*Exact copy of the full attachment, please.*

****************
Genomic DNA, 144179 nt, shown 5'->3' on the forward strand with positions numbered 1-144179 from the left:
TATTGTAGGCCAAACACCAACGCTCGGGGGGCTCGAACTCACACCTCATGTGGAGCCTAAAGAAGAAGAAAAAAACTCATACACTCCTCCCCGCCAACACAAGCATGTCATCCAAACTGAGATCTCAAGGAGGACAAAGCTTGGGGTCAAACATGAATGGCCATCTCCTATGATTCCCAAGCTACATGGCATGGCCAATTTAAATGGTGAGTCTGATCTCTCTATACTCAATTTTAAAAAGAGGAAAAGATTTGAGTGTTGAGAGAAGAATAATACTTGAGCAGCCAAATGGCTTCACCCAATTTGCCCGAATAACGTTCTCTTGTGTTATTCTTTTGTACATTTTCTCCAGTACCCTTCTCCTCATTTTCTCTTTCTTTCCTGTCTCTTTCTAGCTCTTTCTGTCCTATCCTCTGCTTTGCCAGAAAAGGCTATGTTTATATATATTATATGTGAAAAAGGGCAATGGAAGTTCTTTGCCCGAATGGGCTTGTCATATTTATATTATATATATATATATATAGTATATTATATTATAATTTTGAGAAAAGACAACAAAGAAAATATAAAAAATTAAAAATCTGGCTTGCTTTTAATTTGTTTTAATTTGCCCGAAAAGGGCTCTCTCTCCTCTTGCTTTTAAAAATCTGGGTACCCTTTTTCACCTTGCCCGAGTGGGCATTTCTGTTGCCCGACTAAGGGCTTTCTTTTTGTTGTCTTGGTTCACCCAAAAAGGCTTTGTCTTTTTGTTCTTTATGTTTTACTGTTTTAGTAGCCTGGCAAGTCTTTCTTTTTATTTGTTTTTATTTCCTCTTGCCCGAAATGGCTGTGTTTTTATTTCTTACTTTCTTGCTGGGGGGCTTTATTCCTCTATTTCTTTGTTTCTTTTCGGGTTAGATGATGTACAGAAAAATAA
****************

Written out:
Genomic DNA, 144179 nt, shown 5'->3' on the forward strand with positions numbered 1-144179 from the left:
TATTGTAGGCCAAACACCAACGCTCGGGGGGCTCGAACTCACACCTCATGTGGAGCCTAAAGAAGAAGAAAAAAACTCATACACTCCTCCCCGCCAACACAAGCATGTCATCCAAACTGAGATCTCAAGGAGGACAAAGCTTGGGGTCAAACATGAATGGCCATCTCCTATGATTCCCAAGCTACATGGCATGGCCAATTTAAATGGTGAGTCTGATCTCTCTATACTCAATTTTAAAAAGAGGAAAAGATTTGAGTGTTGAGAGAAGAATAATACTTGAGCAGCCAAATGGCTTCACCCAATTTGCCCGAATAACGTTCTCTTGTGTTATTCTTTTGTACATTTTCTCCAGTACCCTTCTCCTCATTTTCTCTTTCTTTCCTGTCTCTTTCTAGCTCTTTCTGTCCTATCCTCTGCTTTGCCAGAAAAGGCTATGTTTATATATATTATATGTGAAAAAGGGCAATGGAAGTTCTTTGCCCGAATGGGCTTGTCATATTTATATTATATATATATATATATAGTATATTATATTATAATTTTGAGAAAAGACAACAAAGAAAATATAAAAAATTAAAAATCTGGCTTGCTTTTAATTTGTTTTAATTTGCCCGAAAAGGGCTCTCTCTCCTCTTGCTTTTAAAAATCTGGGTACCCTTTTTCACCTTGCCCGAGTGGGCATTTCTGTTGCCCGACTAAGGGCTTTCTTTTTGTTGTCTTGGTTCACCCAAAAAGGCTTTGTCTTTTTGTTCTTTATGTTTTACTGTTTTAGTAGCCTGGCAAGTCTTTCTTTTTATTTGTTTTTATTTCCTCTTGCCCGAAATGGCTGTGTTTTTATTTCTTACTTTCTTGCTGGGGGGCTTTATTCCTCTATTTCTTTGTTTCTTTTCGGGTTAGATGATGTACAGAAAAATAA